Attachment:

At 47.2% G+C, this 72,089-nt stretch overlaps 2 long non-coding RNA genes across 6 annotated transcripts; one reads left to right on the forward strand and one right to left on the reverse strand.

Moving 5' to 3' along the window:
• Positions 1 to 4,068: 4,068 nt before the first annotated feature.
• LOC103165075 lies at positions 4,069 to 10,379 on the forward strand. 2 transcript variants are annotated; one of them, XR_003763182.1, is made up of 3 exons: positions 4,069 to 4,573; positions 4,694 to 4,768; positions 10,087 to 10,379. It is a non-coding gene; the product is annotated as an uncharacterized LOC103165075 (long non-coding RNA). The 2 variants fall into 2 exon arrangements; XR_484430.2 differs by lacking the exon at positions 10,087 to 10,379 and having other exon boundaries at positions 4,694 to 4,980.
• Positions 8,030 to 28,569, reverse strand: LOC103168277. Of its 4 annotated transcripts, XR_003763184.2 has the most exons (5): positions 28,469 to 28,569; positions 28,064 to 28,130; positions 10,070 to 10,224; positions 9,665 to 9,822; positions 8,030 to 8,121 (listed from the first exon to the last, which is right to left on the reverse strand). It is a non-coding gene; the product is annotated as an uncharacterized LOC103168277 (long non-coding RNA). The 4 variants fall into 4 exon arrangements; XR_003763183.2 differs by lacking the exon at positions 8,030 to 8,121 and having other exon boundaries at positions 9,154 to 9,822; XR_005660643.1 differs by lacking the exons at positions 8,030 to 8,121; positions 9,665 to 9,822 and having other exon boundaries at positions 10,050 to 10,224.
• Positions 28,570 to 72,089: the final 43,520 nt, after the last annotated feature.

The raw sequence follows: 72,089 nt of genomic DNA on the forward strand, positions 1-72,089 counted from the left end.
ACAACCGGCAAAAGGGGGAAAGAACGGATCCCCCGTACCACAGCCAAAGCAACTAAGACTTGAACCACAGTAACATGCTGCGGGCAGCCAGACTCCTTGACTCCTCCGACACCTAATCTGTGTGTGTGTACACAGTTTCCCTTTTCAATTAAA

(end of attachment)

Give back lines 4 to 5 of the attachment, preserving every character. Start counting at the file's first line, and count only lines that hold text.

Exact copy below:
• LOC103165075 lies at positions 4,069 to 10,379 on the forward strand. 2 transcript variants are annotated; one of them, XR_003763182.1, is made up of 3 exons: positions 4,069 to 4,573; positions 4,694 to 4,768; positions 10,087 to 10,379. It is a non-coding gene; the product is annotated as an uncharacterized LOC103165075 (long non-coding RNA). The 2 variants fall into 2 exon arrangements; XR_484430.2 differs by lacking the exon at positions 10,087 to 10,379 and having other exon boundaries at positions 4,694 to 4,980.
• Positions 8,030 to 28,569, reverse strand: LOC103168277. Of its 4 annotated transcripts, XR_003763184.2 has the most exons (5): positions 28,469 to 28,569; positions 28,064 to 28,130; positions 10,070 to 10,224; positions 9,665 to 9,822; positions 8,030 to 8,121 (listed from the first exon to the last, which is right to left on the reverse strand). It is a non-coding gene; the product is annotated as an uncharacterized LOC103168277 (long non-coding RNA). The 4 variants fall into 4 exon arrangements; XR_003763183.2 differs by lacking the exon at positions 8,030 to 8,121 and having other exon boundaries at positions 9,154 to 9,822; XR_005660643.1 differs by lacking the exons at positions 8,030 to 8,121; positions 9,665 to 9,822 and having other exon boundaries at positions 10,050 to 10,224.